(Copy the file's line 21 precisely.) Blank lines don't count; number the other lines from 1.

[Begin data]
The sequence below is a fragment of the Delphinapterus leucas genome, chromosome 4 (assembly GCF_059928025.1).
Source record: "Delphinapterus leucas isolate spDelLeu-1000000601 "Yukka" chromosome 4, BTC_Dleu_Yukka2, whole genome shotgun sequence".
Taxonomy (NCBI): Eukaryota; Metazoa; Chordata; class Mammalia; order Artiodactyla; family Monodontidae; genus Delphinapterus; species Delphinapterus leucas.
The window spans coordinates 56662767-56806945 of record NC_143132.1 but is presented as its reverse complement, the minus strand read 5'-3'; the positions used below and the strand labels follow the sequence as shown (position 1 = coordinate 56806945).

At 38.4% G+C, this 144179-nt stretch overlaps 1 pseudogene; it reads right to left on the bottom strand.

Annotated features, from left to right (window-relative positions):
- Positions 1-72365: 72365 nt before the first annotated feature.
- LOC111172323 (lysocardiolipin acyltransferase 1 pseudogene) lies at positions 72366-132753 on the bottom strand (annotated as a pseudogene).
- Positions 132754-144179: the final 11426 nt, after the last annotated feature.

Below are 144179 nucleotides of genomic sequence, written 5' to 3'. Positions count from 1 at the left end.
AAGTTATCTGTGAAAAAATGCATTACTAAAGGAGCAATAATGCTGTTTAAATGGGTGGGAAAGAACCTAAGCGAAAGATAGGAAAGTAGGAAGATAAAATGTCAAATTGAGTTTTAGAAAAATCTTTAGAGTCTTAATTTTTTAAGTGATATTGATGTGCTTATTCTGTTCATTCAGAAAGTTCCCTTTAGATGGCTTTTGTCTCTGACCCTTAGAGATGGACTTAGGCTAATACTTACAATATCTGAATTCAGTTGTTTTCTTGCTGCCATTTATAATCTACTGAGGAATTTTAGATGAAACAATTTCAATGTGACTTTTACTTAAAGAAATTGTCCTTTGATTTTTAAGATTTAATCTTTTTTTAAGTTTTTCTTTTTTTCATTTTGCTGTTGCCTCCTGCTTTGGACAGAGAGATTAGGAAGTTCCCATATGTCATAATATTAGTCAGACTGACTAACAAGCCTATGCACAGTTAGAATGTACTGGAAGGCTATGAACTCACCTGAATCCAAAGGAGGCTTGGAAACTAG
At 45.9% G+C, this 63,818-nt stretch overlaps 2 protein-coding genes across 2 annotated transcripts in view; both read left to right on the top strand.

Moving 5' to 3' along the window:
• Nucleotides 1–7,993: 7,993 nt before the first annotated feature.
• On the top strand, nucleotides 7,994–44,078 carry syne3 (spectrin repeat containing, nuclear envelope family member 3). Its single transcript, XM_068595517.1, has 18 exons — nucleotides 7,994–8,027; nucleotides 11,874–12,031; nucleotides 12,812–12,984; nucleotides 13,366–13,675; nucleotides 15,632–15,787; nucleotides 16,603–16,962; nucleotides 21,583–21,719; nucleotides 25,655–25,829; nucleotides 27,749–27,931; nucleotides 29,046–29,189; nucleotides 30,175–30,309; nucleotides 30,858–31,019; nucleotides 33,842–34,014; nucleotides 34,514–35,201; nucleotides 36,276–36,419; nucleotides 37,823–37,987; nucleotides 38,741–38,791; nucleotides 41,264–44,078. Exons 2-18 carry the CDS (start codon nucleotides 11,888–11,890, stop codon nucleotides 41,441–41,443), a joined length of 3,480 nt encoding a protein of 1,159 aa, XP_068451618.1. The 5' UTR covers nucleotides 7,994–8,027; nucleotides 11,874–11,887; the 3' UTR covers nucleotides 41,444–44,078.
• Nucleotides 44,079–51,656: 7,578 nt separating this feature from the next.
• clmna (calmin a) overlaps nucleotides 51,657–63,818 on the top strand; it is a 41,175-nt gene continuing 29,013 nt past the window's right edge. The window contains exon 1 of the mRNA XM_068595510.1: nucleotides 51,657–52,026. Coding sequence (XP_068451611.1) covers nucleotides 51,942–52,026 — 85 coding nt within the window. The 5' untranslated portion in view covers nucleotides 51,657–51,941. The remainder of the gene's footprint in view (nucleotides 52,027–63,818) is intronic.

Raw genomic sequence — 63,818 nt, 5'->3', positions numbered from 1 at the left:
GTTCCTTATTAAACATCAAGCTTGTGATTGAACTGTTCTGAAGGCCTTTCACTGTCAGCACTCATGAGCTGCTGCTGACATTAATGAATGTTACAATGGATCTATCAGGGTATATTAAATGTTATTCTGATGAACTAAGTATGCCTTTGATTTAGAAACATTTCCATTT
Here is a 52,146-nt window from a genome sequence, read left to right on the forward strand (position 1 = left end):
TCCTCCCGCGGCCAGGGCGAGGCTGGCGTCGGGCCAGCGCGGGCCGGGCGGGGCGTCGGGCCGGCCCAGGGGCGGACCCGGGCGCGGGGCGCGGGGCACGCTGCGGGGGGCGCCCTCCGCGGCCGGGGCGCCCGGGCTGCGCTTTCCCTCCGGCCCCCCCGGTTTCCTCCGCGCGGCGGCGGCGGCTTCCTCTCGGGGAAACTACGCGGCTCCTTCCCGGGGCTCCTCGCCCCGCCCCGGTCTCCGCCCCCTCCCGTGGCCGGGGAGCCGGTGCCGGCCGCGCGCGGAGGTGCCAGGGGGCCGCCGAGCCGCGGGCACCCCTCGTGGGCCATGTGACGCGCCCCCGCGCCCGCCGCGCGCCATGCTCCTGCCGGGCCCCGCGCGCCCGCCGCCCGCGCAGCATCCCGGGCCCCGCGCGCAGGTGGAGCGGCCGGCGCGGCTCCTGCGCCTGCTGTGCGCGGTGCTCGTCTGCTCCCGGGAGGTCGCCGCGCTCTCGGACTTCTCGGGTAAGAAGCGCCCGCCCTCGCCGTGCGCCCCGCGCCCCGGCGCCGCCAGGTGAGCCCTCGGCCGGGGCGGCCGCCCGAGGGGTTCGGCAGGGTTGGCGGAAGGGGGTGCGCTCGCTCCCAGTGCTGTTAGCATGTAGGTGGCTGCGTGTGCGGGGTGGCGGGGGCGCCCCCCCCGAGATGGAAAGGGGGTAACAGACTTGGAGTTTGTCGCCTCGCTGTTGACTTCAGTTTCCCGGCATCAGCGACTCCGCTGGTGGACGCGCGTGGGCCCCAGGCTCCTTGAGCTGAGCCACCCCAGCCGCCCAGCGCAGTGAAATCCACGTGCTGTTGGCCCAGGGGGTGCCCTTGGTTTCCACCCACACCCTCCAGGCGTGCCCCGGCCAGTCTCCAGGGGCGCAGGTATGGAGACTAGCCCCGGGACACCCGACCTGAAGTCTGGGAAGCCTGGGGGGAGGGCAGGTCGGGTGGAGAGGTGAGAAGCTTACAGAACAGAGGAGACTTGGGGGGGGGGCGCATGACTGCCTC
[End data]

TCCTCCCGCGGCCAGGGCGAGGCTGGCGTCGGGCCAGCGCGGGCCGGGCGGGGCGTCGGGCCGGCCCAGGGGCGGACCCGGGCGCGGGGCGCGGGGCACGCTGCGGGGGGCGCCCTCCGCGGCCGGGGCGCCCGGGCTGCGCTTTCCCTCCGGCCCCCCCGGTTTCCTCCGCGCGGCGGCGGCGGCTTCCTCTCGGGGAAACTACGCGGCTCCTTCCCGGGGCTCCTCGCCCCGCCCCGGTCTCCGCCCCCTCCCGTGGCCGGGGAGCCGGTGCCGGCCGCGCGCGGAGGTGCCAGGGGGCCGCCGAGCCGCGGGCACCCCTCGTGGGCCATGTGACGCGCCCCCGCGCCCGCCGCGCGCCATGCTCCTGCCGGGCCCCGCGCGCCCGCCGCCCGCGCAGCATCCCGGGCCCCGCGCGCAGGTGGAGCGGCCGGCGCGGCTCCTGCGCCTGCTGTGCGCGGTGCTCGTCTGCTCCCGGGAGGTCGCCGCGCTCTCGGACTTCTCGGGTAAGAAGCGCCCGCCCTCGCCGTGCGCCCCGCGCCCCGGCGCCGCCAGGTGAGCCCTCGGCCGGGGCGGCCGCCCGAGGGGTTCGGCAGGGTTGGCGGAAGGGGGTGCGCTCGCTCCCAGTGCTGTTAGCATGTAGGTGGCTGCGTGTGCGGGGTGGCGGGGGCGCCCCCCCCGAGATGGAAAGGGGGTAACAGACTTGGAGTTTGTCGCCTCGCTGTTGACTTCAGTTTCCCGGCATCAGCGACTCCGCTGGTGGACGCGCGTGGGCCCCAGGCTCCTTGAGCTGAGCCACCCCAGCCGCCCAGCGCAGTGAAATCCACGTGCTGTTGGCCCAGGGGGTGCCCTTGGTTTCCACCCACACCCTCCAGGCGTGCCCCGGCCAGTCTCCAGGGGCGCAGGTATGGAGACTAGCCCCGGGACACCCGACCTGAAGTCTGGGAAGCCTGGGGGGAGGGCAGGTCGGGTGGAGAGGTGAGAAGCTTACAGAACAGAGGAGACTTGGGGGGGGGGCGCATGACTGCCTC